Released in the late nineties and early noughties, Star Wars: The Phantom Menace, Star Wars: Attack of the Clones, and Star Wars: Revenge of the Sith suffered from a bout of uncontrollable CGI which was rife at the time. Though impressive, technology wasn't that sophisticated, so we saw new Star Wars characters that were pure CGI and so moved and spoke with unnatural smoothness which led us to not empathise with them at all.
We've got a teeny tiny explainer on the uncanny valley here, following Epic Games' announcement of the MetaHuman Creator tool through Unreal Engine. Moreover, the settings of the prequels were usually a blue or green screen background, which didn't give the world the depth that was created when the production team painted scenes for the original trilogy to use. Objectively speaking, the best approach to telling a Star Wars story is to build it in Lego, and that's just what Traveller's Tales have done. Check out the trailer for Lego Star Wars: The Skywalker Saga below because you will not regret it.
Star Wars: Obi-Wan Kenobi, which is planned to air in 2022, takes place a decade after the events of Revenge of the Sith. If your skin is already crawling at the prospect of a hammy CGI character imparting wisdom against a sci-fi sunset that looks like it's been lifted from a dog-eared game you rented from Blockbuster, then chillax. Speaking to The Hollywood Reporter, actor Ewan McGregor said he was conscious of the missteps that the prequels took, and that director George Lucas couldn't get enough of using technology to bring Star Wars into the 21st century.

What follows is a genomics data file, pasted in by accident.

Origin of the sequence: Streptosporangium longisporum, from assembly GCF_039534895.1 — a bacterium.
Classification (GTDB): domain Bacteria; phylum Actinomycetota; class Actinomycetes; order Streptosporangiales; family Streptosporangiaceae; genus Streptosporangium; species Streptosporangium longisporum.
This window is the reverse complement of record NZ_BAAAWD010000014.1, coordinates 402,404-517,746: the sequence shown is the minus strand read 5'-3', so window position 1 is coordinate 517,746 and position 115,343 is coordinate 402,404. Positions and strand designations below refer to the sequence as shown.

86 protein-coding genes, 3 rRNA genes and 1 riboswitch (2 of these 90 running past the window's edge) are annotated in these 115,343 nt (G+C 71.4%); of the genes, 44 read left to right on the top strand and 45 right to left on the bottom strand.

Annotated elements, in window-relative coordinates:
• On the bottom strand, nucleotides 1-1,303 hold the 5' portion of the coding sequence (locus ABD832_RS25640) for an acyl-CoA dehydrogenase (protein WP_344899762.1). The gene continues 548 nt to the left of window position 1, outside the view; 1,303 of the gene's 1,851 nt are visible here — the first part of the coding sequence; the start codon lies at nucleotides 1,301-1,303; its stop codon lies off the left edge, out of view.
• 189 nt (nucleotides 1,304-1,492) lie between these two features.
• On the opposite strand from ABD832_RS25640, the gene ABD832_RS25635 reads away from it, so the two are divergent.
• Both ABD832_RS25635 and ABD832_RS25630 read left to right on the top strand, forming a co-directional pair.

"After three or four months of that, it just gets really tedious-especially when the scenes are... I don't want to be rude, but it's not Shakespeare," continued McGregor. "There's not something to dig into in the dialogue that can satisfy you when there's no environment there. It was quite hard to do."
However, the leaps that technology has made between now and then means that fans won't be grimacing when Obi-Wan Kenobi graces the small screen. "They project [the virtual backgrounds] onto this massive LED screen," he explained, referring to the StageCraft technique developed on The Mandalorian. So if you're in a desert, you're standing in the middle of a desert. If you're in the snow, you're surrounded by snow. And if you're in a cockpit of a starfighter, you're in space. It's going to feel so much more real."
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